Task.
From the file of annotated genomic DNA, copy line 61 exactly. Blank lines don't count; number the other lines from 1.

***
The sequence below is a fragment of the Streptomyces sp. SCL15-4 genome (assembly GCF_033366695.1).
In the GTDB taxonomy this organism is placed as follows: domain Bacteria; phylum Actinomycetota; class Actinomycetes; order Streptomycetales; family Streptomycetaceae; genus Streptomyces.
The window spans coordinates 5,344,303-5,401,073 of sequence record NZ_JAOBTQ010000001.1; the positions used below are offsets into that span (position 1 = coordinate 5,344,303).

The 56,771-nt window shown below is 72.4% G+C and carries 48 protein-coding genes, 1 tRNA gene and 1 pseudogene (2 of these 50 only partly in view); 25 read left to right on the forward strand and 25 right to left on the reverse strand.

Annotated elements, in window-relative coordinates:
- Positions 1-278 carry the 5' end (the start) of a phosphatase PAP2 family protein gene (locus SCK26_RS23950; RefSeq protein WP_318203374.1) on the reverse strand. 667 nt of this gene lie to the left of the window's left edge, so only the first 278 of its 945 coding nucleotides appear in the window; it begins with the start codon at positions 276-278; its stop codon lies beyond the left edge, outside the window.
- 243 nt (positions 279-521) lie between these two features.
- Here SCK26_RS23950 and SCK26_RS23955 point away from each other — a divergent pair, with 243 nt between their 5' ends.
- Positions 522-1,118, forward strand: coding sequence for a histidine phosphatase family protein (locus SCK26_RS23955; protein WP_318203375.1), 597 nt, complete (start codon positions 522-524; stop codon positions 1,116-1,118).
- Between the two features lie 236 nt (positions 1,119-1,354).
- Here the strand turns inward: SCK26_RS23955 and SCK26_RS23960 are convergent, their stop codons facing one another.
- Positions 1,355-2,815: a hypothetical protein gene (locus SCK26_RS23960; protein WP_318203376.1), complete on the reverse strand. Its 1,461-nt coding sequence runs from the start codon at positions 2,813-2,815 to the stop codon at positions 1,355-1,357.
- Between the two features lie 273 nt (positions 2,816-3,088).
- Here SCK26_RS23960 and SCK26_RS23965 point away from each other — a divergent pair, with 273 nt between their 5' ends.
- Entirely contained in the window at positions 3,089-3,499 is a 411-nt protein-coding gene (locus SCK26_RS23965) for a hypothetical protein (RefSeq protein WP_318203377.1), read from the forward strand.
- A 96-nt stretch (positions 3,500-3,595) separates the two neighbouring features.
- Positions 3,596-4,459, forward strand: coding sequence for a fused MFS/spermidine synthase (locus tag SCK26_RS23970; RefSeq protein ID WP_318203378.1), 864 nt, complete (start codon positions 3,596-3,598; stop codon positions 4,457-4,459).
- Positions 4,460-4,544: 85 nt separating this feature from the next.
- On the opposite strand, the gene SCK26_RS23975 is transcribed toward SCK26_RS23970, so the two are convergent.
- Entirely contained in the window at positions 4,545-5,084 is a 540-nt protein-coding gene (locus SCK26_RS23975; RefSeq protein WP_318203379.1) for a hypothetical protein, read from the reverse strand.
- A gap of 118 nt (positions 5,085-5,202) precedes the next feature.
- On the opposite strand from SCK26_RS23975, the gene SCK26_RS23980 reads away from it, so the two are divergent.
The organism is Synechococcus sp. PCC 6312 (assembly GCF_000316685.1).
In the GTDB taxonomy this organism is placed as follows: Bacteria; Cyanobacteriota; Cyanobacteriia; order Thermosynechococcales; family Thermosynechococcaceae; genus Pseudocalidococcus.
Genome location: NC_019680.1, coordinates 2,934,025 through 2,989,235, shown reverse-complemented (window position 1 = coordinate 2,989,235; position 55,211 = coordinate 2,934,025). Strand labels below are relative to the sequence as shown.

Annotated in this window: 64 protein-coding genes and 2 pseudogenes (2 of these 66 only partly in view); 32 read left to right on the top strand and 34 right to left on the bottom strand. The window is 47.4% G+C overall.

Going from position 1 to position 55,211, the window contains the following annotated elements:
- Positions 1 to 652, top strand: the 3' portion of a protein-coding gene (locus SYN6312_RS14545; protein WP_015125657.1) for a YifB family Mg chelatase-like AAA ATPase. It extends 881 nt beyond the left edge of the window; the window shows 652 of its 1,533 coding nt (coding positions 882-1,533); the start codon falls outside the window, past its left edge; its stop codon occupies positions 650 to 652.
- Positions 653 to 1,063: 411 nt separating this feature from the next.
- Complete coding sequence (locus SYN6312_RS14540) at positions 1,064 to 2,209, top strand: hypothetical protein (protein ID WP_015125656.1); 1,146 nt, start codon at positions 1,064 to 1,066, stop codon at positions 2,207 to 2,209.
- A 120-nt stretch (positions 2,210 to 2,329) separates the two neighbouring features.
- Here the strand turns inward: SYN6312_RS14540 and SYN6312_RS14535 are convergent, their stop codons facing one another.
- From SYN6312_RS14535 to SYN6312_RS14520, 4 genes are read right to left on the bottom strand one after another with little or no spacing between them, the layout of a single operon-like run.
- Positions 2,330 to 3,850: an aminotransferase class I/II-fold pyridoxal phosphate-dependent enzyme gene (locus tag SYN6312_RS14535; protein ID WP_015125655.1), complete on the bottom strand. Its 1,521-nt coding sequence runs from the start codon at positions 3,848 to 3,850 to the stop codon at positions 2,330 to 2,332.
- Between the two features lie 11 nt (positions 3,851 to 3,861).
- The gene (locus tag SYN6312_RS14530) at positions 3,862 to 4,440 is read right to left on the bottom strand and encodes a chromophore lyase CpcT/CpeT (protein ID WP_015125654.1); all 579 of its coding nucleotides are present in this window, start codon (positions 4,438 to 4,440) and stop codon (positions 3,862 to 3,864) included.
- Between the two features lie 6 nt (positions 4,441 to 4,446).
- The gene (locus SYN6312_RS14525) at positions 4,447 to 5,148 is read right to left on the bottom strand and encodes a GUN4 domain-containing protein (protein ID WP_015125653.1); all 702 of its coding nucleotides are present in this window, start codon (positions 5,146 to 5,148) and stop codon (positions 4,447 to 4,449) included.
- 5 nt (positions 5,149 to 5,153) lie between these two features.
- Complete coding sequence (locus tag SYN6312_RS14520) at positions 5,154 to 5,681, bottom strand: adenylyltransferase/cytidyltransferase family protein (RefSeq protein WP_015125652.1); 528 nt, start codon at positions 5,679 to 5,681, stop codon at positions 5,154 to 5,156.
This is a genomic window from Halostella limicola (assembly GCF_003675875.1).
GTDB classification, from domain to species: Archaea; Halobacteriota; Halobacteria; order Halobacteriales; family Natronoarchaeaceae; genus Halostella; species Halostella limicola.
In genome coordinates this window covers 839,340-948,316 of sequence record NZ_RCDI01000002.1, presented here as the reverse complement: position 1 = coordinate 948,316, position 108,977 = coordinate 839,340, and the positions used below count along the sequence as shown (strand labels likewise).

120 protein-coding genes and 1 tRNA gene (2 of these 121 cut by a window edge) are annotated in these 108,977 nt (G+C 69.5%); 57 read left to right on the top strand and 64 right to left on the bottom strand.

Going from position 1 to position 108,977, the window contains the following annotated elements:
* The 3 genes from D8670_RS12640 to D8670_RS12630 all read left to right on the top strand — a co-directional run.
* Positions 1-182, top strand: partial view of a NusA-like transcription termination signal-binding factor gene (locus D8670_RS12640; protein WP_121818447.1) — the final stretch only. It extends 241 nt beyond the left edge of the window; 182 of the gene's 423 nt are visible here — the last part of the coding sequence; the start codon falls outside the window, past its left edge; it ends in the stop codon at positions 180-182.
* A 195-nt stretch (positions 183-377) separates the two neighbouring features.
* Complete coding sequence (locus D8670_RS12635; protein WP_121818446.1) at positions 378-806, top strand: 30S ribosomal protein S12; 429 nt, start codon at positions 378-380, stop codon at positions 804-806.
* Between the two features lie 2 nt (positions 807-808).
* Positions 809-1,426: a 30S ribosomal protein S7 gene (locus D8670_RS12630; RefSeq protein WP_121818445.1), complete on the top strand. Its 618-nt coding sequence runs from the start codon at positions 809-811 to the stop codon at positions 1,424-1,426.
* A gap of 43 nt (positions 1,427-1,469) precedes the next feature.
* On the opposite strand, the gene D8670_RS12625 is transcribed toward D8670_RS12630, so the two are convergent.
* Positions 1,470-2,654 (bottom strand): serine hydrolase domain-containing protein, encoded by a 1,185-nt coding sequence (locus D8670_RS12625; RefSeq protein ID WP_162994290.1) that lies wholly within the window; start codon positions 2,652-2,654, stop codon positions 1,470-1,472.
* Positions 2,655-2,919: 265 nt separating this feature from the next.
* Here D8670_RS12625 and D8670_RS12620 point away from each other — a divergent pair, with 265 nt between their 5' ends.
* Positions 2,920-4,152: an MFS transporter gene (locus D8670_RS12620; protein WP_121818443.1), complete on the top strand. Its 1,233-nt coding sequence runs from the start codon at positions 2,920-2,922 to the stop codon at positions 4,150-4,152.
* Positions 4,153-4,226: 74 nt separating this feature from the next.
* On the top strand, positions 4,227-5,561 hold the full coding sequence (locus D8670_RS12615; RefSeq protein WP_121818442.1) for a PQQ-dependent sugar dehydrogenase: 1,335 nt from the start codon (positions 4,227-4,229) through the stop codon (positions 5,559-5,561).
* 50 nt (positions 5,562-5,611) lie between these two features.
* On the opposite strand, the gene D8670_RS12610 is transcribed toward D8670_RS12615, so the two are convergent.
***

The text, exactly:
* On the opposite strand, the gene D8670_RS12610 is transcribed toward D8670_RS12615, so the two are convergent.